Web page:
¡Comparte en tus redes sociales!

sábado, 8 de julio de 2017

10 Potassium-Rich Foods for a Healthy Heart



                 


Too much sodium and inadequate potassium in your diet could double your risk of dying from a heart attackand increase the chances of an early death from any cause by almost 50 percent.
That is the stark conclusion made by a major study published in the Archives of Internal Medicine in 2011.
The study drives home one subtle but important point: Nutrients in our bodies do not exist in isolation. Just as excessive omega-6 fatty acids can interfere with the activities of omega-3 fats and subsequently lead to runaway silent inflammation, an imbalanced sodium-to-potassium ratio can also pose serious dangers.
The findings may also explain why cutting dietary salt alone is not good enough to reduce the risk of cardiovascular disease or premature death, as what some studies have found. Potassium-rich foods may be one of the missing pieces in our desperate bid to solve the heart disease puzzle.
But how much sodium is too much, and what is the amount of potassium we need each day? The 2010 Dietary Guidelines for Americans recommends limiting sodium intake to 2,300 mg per day. The amount is reduced to 1,500 mg if you are 51 and above, an African American, or suffering from high blood pressure, diabetes, or chronic kidney disease. The guidelines also recommend 4.7 g of potassium per day for healthy adults.
If this amount of potassium looks huge to you, don’t panic. Potassium is found in a wide range of food in varying quantities. Below we list a number of top potassium-rich foods to simplify your healthy eating plan.

Tomato Paste

  • When preparing your next pasta, consider a tomato-based sauce over a white one. Because one can (6 oz) of salt-free tomato paste will easily satisfy more than one-third of your potassium needs for a day, or 1,724 mg to be exact. Concentrated tomato paste is also an antioxidant powerhouse, giving you a generous amount of lycopene that protects cells from oxidative damage.

Beet Greens

  • Are you someone who goes straight for the sweet beet root and discard the greens? The leafy beet greens are actually edible and they contain a good amount of potassium to boot. How much? About 1,309 mg in just a cup (144 g) of one inch pieces. Beet greens are also a good source of lutein which may help to slow degeneration of the eyes caused by aging.

Dried Apricot

  • In just 100 g of dried apricots, there are 1,162 mg of potassium. They are also an excellent source of vitamin A and fiber which are beneficial for the eyes and promote bowel movement respectively. When buying dried apricots, choose dark brown color apricots instead of bright orange ones as the latter are usually treated with sulfites to preserve their color.

Avocado

  • Also called alligator pear, one ripe avocado (201 g) contains about 975 mg of potassium, double the amount found in a large banana. It also contains a spectrum of carotenoids, phytosterols, monounsaturated fats and other antioxidants that help to keep unwanted inflammation in check and keep your heart happy. Due to the exceptionally high smoke point and vitamin E content, avocado oil also makes a healthy alternative to olive oil.

Soybeans

  • Cooked whole green soybeans are generous providers of complete proteins, potassium, magnesium, iron and a whole bunch of essential compounds. For the record, just a cup (180 g) of these beans yields 970 mg of potassium. But to get the maximum goodness from soy, here are two tips to keep in mind: choose whole soy foods over highly purified soy products, and make sure they are not made from genetically modified beans.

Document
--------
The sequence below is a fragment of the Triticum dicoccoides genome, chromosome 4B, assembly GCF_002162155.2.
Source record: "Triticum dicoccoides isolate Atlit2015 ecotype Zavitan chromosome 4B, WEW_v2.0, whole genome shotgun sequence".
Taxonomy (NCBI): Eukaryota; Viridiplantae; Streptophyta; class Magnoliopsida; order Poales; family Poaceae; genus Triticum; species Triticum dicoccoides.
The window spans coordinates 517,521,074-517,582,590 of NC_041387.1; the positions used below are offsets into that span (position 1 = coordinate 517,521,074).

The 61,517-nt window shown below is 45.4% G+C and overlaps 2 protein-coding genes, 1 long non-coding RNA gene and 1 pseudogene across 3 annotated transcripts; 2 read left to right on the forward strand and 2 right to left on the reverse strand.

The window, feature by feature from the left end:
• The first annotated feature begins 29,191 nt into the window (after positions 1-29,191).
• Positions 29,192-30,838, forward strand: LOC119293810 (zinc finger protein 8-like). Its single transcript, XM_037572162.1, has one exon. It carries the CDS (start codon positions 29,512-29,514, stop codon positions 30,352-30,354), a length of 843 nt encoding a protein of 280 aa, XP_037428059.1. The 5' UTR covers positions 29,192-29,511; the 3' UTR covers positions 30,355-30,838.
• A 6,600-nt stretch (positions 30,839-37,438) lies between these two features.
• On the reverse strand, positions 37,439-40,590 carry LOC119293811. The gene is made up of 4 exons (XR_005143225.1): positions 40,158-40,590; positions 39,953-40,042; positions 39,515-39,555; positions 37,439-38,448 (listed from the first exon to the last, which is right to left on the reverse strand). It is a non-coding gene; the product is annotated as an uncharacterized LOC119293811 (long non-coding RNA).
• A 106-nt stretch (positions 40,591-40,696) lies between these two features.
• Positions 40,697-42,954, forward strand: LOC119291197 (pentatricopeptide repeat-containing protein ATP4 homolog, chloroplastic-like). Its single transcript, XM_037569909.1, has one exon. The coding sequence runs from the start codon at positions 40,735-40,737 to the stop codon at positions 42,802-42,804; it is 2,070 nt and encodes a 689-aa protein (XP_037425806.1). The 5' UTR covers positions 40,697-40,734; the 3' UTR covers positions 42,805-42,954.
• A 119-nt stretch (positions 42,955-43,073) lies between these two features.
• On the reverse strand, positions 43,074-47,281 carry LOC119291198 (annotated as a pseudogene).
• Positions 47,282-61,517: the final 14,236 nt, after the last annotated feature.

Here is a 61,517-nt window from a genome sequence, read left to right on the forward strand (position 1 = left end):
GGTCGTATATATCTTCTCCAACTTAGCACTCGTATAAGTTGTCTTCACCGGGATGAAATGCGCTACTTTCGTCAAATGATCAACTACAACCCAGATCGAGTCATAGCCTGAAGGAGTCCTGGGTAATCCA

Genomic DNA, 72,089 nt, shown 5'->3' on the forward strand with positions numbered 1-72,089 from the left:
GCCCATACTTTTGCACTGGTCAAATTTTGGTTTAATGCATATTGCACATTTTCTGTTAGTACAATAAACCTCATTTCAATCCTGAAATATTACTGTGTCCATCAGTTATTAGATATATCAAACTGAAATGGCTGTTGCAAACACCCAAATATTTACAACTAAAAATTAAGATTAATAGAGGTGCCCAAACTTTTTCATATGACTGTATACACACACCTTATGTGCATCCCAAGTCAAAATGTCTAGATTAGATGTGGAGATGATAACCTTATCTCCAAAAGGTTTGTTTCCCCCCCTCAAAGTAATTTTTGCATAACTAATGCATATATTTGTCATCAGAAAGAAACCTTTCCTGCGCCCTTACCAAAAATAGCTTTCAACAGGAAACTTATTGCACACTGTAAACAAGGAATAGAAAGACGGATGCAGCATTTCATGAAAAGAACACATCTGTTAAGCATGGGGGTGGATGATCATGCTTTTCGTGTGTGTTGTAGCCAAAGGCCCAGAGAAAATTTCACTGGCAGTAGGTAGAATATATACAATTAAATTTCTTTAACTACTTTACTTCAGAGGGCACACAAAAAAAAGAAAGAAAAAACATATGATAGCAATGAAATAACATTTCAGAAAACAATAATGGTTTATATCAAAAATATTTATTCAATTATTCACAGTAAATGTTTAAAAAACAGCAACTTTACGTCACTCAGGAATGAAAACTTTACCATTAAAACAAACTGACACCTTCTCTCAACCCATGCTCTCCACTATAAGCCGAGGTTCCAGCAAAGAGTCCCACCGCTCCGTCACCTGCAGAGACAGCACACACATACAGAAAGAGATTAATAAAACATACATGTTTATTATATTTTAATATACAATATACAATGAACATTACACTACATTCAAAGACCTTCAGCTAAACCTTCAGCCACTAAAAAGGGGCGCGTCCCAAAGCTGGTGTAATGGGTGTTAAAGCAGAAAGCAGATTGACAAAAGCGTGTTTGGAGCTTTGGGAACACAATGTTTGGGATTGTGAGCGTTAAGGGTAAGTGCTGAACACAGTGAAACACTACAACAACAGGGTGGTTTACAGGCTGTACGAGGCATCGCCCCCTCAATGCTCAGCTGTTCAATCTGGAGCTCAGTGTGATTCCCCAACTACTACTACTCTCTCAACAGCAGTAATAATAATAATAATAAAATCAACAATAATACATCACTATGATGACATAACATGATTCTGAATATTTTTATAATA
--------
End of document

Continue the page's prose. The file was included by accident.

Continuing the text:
Dates

  • Got a sweet tooth? Then dates may be what you need to get the sugar, as well as potassium, that your body craves for. One cup (147 g) of chopped deglet noor dates not only satisfies you with 964 mg of potassium, but also gives you essential nutrients such as phosphorous, magnesium and selenium.Dates are also low in sodium, containing only 3 mg of it in a cup.

Swiss Chard

  • Considered to be one of the most healthy vegetables, Swiss chard is well-known for its dense nutrient profile. Chard’s polyphenol contents and pigments are believed to possess antioxidizing, anti-inflammatory and blood sugar-regulating properties. A cup of boiled Swiss chard has 961 mg of potassium, 10,717 IU of vitamin A, 31.5 mg of vitamin C and 573 mcg of vitamin K (essential for blood clotting and bone health) among others.

Potato

  • It is a pity that potato has acquired a bad name due to French fries because spud is a cheap and abundant source of potassium. A baked medium-sized (173 g) potato alone contains a whopping 926 mg of potassium. When cooked the healthful way and with the skin intact, potato can also be a good source of energy, vitamin C and B6, as well as fiber.

Wild Salmon

  • A popular fish well-liked by people from all over the world, half a fillet of wild-caught salmon gives 705 mg of potassium along with an array of health-giving EPA and DHA omega-3 fatty acids, proteins, vitamin D, vitamin B12 and other nutrients. Buying wild instead of farmed salmon not only ensures that you are exposed to less environmental toxins like mercury and PCBs, it is also a show of support for sustainable fishing practices as wild fish stocks are usually tightly controlled. If wild salmon is too costly for you, you can also get canned wild Alaskan salmon from most major supermarkets.

Coconut Water

  • Instead of a can of soda, ask for coconut water to quench your thirst next time. One cup (240 g) of this naturally sweet water-from-the-tree gives you 600 mg of potassium — plus small amount of proteins, vitamins and other minerals, such as sodium, magnesium, calcium and B vitamins — all with only 6 g of sugar. Compare that to 20 g of pure sugar and almost nothing else in a similar size of cola.